The League

Kathy Orton
Staff Writer

Kathy Orton

Washington Post Staff Writer of Praying Fields

Faithful How, Pray Tell


As someone who writes regularly about how sports and religion intersect over on "On Faith," you probably think I am thrilled by all the God talk at the Super Bowl.

Think again.

After listening to player after player spout religious bromides, I was ready to scream: "Enough already!" Don't get me wrong. I believe faith plays an important role in some athletes' lives, and I am more than willing to listen to them explain how their beliefs helped them achieve success.

What I object to is evangelical athletes using their platform to "sell" Christianity. When Arizona Cardinals quarterback Kurt Warner talks about his faith, he is trying to recruit people to Christianity. What's wrong with that, you ask? Well, suppose he wasn't promoting his faith but a brand of shoes. Would the sportswriters who give him a pass to say, "I'm trying to represent Jesus" do the same if he said, "I'm trying to represent Reebok."? Would they write glowing columns about how Warner's shoes made him the player he is today? As sportswriters, it's not their job to promote anything.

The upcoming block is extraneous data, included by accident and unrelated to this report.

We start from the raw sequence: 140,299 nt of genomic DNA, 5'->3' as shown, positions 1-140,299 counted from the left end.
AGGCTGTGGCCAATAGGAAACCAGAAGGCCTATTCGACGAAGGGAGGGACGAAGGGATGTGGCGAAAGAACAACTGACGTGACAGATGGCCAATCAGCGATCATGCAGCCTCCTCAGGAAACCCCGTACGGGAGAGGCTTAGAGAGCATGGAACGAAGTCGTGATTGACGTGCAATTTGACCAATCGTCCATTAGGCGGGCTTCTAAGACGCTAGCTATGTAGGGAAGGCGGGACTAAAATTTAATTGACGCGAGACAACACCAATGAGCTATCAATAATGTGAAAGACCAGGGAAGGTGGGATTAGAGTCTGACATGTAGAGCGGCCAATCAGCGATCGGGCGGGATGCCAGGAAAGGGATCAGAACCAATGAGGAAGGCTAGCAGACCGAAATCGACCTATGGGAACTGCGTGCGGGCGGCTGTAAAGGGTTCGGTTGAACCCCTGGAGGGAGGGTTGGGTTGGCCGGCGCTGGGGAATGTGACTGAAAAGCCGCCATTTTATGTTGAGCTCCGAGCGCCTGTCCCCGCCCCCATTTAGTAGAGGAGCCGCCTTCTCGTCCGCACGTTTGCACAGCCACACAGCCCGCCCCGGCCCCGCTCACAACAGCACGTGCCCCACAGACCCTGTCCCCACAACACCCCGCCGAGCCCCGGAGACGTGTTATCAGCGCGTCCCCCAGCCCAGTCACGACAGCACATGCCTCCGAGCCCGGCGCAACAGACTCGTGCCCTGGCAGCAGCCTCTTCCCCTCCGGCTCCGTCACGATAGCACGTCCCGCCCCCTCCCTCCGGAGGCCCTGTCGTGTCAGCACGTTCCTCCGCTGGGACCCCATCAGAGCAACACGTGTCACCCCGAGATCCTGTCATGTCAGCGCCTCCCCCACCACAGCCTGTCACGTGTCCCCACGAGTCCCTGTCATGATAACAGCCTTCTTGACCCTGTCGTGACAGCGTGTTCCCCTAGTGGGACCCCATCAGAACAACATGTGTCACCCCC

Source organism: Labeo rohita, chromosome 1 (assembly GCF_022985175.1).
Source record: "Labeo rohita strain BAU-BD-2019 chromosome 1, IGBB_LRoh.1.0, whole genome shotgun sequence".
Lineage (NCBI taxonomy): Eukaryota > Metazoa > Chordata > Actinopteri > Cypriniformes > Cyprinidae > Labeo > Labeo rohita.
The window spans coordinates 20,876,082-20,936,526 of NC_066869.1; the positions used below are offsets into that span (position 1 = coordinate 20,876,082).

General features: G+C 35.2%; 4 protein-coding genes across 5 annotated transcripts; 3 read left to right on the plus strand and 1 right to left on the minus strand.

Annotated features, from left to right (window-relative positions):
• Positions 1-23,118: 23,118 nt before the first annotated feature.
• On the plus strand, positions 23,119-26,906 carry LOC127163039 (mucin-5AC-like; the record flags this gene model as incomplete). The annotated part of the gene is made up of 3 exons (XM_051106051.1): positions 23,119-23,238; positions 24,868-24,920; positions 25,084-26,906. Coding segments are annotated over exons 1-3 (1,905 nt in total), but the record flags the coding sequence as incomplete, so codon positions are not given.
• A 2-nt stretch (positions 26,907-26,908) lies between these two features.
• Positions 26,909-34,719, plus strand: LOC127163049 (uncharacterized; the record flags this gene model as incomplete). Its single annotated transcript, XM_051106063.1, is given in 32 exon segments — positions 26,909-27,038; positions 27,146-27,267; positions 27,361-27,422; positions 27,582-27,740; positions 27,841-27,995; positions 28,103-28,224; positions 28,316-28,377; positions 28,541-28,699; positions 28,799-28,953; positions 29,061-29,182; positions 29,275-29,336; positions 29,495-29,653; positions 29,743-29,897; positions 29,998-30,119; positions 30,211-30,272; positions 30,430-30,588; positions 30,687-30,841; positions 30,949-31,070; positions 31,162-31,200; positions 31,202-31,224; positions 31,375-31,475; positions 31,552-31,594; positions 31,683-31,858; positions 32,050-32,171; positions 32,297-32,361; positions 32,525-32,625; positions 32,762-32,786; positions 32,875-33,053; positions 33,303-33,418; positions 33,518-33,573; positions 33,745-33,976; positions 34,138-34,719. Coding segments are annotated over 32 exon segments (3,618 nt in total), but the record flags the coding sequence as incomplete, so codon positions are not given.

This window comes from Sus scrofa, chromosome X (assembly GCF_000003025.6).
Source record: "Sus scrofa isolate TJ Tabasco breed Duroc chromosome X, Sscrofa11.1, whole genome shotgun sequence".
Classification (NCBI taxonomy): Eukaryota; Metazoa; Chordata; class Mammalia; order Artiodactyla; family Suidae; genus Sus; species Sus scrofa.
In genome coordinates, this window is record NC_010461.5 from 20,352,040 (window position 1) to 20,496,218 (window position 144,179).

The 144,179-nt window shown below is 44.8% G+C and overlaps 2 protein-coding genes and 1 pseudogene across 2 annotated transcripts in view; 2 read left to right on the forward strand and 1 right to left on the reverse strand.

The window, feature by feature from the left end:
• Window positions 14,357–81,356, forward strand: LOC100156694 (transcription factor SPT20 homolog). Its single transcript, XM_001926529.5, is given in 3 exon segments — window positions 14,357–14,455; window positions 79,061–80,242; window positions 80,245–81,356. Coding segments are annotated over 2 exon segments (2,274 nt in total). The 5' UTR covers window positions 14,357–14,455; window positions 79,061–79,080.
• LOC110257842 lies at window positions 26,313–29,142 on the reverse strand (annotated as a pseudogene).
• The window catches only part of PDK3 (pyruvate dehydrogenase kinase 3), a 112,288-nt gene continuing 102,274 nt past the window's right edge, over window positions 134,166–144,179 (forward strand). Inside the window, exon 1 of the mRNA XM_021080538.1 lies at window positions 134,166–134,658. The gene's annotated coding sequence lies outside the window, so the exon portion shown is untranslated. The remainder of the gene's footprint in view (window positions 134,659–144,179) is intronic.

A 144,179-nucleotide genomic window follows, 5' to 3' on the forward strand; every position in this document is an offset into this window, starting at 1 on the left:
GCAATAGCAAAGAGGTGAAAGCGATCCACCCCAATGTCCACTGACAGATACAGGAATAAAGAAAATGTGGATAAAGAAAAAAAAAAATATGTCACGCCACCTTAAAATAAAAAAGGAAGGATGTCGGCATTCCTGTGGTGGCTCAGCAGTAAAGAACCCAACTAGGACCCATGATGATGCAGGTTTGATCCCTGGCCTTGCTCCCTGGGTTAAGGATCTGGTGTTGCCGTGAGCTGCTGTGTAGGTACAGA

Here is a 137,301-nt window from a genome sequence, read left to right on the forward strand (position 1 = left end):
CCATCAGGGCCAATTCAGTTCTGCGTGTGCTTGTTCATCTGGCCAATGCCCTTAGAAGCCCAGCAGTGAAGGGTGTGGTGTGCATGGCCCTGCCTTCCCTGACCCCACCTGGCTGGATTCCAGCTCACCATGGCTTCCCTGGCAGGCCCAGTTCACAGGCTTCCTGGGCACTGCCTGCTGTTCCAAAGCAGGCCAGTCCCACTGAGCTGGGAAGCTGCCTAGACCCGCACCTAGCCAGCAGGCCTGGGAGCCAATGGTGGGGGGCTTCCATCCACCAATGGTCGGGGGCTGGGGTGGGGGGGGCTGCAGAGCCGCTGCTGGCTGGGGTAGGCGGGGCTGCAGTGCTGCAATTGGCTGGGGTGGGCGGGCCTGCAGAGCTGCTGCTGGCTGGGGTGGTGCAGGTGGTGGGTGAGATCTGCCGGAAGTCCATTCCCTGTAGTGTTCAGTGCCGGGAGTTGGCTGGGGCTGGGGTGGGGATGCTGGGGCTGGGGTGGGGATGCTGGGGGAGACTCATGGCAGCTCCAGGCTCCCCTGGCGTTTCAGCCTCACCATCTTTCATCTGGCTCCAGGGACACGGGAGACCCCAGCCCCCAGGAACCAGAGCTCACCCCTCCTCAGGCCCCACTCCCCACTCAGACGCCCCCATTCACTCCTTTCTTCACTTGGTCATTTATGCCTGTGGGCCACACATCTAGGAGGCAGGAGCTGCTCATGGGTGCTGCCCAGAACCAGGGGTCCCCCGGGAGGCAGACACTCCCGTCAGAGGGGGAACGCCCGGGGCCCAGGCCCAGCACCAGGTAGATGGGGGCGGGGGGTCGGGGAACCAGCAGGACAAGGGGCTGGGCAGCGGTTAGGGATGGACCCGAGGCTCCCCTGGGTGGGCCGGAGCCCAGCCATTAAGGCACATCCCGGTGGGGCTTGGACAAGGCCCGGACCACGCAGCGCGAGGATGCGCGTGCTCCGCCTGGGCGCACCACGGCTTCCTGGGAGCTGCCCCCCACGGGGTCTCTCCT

I sometimes wonder how often Warner mentioned Jesus when he was bagging groceries. Maybe he did it all the time -- "You're welcome, ma'am, but really Jesus deserves all the credit." -- but I doubt it.

Please understand that I am not mocking Warner or his faith, which I believe to be genuine. My problem is with the sportswriters and other members of the media who allow Warner and other players to go on and on about their faith without challenging them on it. For some reason, the media tends to be skittish about religion. They either ignore it or gloss over it.

That's too bad. I find you can really learn a lot about an athlete when asking them to explain their religious beliefs. Surprisingly, most of them don't mind having their faith challenged, either. They are thrilled to have the opportunity to talk about what is so important to them.